At the same meeting, Barasz made the following statement: “Several weeks ago the German labour authority demanded two hundred women for work. From a pool of six thousand, it was not possible to find the necessary two hundred. Only after the police threatened to line up all the unemployed in one place and shoot them did the ghetto provide the two hundred women. We later discovered that people hid these women in their homes. It seems a battle is being waged between the Judenrat and the people…When the women were taken to work on the wagons, others ran after them shouting: ‘Shma Yisroel’. Let us hope that this make–believe ‘Shma Yisroel’ will not bring the day closer when we will all have to utter the true ‘Shma Yisroel!’…”

It is interesting to note that in all of its minutes and announcements, the Judenrat made no mention of the evacuations to Treblinka, evidently because it was afraid to reveal the truth. Moreover, Izhok Malmed's tragedy was never acknowledged within the documents. (The details of Malmed's heroism will be provided later on). There are, however, brief allusions in cryptic form to some of the grisly events that took place, such as “the last difficult days we endured” in a terse footnote: “2–5–1943 until 2–12–1943, an operation in Bialystok…ten thousand Jews evacuated to Treblinka…nine hundred Jews shot on the spot”. In two announcements to the people, it was revealed that five Jews accused of stealing goods from a factory, were hung. Other notices contained reports of ten Jews flogged by the Nazi for

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Destroyed house of religious study on Jatka Street

 

leaving the ghetto without special permits or for not reporting for work. In yet another bulletin, it was reported that thirty–five Jews were publicly humiliated at the stock, accused of “robbing the homes of the ‘evacuated’ during the recent tragic days”. Finally, the people were warned that “for not completely blacking out your homes during the nights, shots will be fired into your homes”.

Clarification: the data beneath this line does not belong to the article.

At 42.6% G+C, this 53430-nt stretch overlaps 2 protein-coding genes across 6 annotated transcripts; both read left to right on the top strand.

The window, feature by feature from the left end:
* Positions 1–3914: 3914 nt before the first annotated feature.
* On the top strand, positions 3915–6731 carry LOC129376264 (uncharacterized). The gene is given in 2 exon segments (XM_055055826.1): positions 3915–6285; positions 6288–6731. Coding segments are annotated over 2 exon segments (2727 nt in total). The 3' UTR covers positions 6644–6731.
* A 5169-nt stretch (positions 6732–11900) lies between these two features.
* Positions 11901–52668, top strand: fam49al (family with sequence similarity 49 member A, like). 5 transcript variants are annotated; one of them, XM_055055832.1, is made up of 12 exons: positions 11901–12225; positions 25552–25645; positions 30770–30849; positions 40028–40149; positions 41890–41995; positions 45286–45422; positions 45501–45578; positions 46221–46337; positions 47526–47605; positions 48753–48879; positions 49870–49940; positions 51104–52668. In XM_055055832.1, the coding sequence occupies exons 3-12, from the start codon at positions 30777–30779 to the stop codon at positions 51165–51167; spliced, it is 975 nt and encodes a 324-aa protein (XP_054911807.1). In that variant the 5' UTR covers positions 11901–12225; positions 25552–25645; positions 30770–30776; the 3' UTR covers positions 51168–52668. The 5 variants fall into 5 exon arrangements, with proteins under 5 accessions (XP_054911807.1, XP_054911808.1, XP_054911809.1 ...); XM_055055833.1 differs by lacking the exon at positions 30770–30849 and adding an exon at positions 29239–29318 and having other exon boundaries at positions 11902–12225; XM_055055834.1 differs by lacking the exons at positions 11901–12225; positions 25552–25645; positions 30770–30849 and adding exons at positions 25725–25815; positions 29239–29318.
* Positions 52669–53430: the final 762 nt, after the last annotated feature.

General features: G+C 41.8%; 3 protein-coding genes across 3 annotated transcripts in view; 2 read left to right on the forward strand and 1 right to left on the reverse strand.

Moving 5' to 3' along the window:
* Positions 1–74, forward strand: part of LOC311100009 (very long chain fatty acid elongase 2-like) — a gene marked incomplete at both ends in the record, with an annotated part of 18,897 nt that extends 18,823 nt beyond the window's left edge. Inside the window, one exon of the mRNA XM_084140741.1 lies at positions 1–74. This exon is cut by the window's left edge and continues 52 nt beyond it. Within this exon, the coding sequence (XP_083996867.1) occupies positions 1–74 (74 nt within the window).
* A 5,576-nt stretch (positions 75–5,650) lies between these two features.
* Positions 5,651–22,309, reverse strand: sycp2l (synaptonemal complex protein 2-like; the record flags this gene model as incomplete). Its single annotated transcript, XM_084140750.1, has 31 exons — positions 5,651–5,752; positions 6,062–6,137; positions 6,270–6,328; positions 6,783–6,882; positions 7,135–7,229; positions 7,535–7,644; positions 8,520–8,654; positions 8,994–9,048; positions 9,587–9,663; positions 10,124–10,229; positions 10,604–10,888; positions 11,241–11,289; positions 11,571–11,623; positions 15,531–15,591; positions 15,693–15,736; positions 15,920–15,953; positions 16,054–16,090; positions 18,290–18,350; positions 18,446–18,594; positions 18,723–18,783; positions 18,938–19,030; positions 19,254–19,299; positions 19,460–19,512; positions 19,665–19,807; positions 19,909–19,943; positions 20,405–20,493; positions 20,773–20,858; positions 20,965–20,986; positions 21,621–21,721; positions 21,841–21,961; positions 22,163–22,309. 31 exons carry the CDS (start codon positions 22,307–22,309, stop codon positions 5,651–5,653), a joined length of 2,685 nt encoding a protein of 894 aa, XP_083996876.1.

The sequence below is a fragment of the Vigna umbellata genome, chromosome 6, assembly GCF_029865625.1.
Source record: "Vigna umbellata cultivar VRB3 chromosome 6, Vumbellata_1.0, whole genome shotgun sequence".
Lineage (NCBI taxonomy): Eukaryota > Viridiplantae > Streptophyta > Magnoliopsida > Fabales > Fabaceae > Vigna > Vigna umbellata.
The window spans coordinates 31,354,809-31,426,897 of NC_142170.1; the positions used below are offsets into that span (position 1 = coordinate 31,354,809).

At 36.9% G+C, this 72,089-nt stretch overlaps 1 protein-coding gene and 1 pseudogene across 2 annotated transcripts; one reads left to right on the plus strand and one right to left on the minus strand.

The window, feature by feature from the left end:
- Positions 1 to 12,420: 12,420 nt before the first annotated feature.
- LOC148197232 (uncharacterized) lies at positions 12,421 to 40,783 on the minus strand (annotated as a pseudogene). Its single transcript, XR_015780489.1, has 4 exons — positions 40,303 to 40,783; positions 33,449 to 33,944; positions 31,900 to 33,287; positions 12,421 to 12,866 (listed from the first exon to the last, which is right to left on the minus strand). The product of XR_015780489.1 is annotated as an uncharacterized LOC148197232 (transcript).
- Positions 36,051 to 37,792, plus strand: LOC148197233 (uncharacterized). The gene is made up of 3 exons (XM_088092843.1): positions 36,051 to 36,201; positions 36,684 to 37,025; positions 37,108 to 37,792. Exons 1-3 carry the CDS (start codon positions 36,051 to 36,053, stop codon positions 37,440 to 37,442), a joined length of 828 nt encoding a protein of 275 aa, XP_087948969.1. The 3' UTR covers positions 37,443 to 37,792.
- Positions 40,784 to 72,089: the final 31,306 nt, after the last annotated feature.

The documents of the Bialystok ghetto offer us a glimpse into the nightmare the Jews of Bialystok experienced. We become more aware of the murders, robberies, harsh rules, the inhumanity visited on a helpless population by the unquenchable thirst for domination of what was supposedly a civilized nation. Only when all hope was lost did our brothers and sisters in Bialystok emulate the example of the Warsaw ghetto, which posed armed resistance against the Nazi. The Bialystok uprising lasted one month until the ghetto was razed.

* * *

A few months after the ‘evacuation’ of 200,000 Jews from the provinces surrounding Bialystok, its ghetto was to suffer the ‘February action’. This constituted the Nazi's first serious effort to liquidate the ghetto. Despite the widespread assumption that as long as the people were useful to the Third Reich, they would be unharmed – the ‘February operation’ dashed the hopes of even the most outspoken optimists.

 

The Yellow Badge Ordinance

Monday, before the Saturday massacre, a new edict was issued by the Nazi authorities in Bialystok. The Gestapo ordered the Judenrat to require every Jew ten years and older to wear a yellow bade on this clothes. It had to be in the form of a Jewish start, everyone required to wear it on the left front and back of his upper garment. Understandably, the Jews carried out this order immediately through humiliated and ashamed.

Even before the imposition of the yellow badge, a rumour created much anxiety among the Jews in Bialystok. It was said that the Germans would soon push all the Jews into several cordoned–off streets thus forming a ghetto in the city. This meant they would be evicted from their homes, separated and isolated from the rest of the population. Although this rumour was openly discussed, there were many Jews who refused to believe it. But the horrible reality would soon emerge; the Bialystok ghetto would shortly come into being.

 

The life and struggle of the Jews in the Ghetto

On Friday, August 1, 1941, several weeks after the Nazi occupied Bialystok, the ghetto for the Jews was completed. Ghettos were also built in smaller towns near Bialystok. Each day, the Jews learned of new edicts that made their lives more unbearable. The introduction of the ghetto shattered all hope. That they would be forced to live in a barricaded enclosure, in severed and overcrowded conditions, struck fear into their hearts.